In the 1930s, Bertolt Brecht asked in a poem “What if they gave a war and nobody came?” The question today is of course silly. The United States will always be there for a war. In the first rejection of a request for military action since 1782, the Parliament voted 285 to 272 against approving a military strike against Syria. Undeterred, the White House today is saying that it is considering just bombing the country on its own and throwing aside any pretense of an international effort. By the way, that last time Parliament refused further military action was when the Crown was fighting a collection of colonies in the New World who, after independence, strongly opposed “foreign entanglements” and military ventures. The United States of America.
As we discussed yesterday, this appears a war designed to save face for Obama. While news reports indicate that Obama’s reference to a “red line” was not in his original speech, it committed the country to act if chemical weapons were used in Syria. I spoke to a reporter working at the Pentagon two days ago who told me that military leaders are heavily opposed to the ultimatum and to military action. However, it is now embarrassing for the President and the White House wants to show that he will not be ignored or mocked — even if it is a lesson that will cost over $1 billion and risk a wider war.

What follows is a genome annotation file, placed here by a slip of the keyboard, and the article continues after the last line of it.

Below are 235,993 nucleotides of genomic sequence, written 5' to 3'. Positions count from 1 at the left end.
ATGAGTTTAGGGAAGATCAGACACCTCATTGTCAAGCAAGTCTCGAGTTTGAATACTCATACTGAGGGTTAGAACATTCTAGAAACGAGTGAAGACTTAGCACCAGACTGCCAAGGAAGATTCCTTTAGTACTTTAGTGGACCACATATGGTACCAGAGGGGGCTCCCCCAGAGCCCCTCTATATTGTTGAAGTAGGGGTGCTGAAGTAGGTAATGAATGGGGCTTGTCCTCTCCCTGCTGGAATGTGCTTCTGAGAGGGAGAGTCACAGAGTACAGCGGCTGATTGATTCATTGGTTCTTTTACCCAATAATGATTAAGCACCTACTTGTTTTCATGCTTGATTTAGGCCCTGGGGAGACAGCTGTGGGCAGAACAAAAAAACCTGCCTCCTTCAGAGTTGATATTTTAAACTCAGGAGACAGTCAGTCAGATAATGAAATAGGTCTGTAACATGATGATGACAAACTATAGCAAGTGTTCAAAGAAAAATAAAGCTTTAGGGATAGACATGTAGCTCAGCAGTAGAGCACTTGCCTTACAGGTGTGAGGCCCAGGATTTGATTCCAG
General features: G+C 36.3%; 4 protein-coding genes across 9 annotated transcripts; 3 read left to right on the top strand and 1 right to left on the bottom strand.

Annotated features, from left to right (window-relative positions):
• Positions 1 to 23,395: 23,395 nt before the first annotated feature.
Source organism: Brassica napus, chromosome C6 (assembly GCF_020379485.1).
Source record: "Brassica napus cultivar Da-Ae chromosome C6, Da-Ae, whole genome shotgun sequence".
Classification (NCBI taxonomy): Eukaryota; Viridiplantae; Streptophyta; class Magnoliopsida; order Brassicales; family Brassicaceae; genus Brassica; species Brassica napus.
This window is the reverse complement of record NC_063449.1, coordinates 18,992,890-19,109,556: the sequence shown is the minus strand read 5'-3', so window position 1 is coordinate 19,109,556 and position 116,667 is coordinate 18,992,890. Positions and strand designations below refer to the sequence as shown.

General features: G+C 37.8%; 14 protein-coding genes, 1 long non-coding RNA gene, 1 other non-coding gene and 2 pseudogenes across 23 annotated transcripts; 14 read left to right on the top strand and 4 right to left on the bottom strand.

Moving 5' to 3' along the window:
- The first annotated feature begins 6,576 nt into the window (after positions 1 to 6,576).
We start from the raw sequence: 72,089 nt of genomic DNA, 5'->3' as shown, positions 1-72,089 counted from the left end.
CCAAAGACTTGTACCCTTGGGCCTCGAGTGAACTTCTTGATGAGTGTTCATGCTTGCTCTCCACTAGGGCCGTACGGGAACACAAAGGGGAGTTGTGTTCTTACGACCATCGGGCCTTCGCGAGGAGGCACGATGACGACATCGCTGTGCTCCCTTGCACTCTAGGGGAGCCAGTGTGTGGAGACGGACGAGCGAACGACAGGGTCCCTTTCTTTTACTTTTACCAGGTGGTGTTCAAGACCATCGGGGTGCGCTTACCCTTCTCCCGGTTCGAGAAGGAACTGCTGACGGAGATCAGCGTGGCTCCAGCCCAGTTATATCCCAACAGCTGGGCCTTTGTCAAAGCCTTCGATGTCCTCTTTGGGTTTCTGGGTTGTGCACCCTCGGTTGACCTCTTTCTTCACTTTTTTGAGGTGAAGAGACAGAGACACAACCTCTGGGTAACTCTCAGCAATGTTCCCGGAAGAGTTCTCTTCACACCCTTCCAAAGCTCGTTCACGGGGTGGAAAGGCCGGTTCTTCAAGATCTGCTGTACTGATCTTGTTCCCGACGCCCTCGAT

Of course Obama has his allies in Congress like Nancy Pelosi and the media like David Ignatius at the Washington Post who says military action is necessary simply because “Syrian President Bashar al-Assad overrode a clear American warning against such use of chemical weapons.” So we need to enter another war “to demonstrate that there are consequences for crossing a U.S. ‘red line.’ Otherwise, the coherence of the global system begins to dissolve.” The point is simple. The world must obey our commands and we are not to be mocked. It is the ultimate expression of American exceptionalism.
In a bizarre gesture, the White House is now promising just a limited strike or a “shot across the bow.” It is as if we are saying to the world “just let us do this as a gesture and we will be satisfied.”
Notably, England still gets a vote on military action. Since that last vote in 1782, the United States has created an Imperial President while England has evolved into a more democratic system. The Framers must be looking down in utter confusion.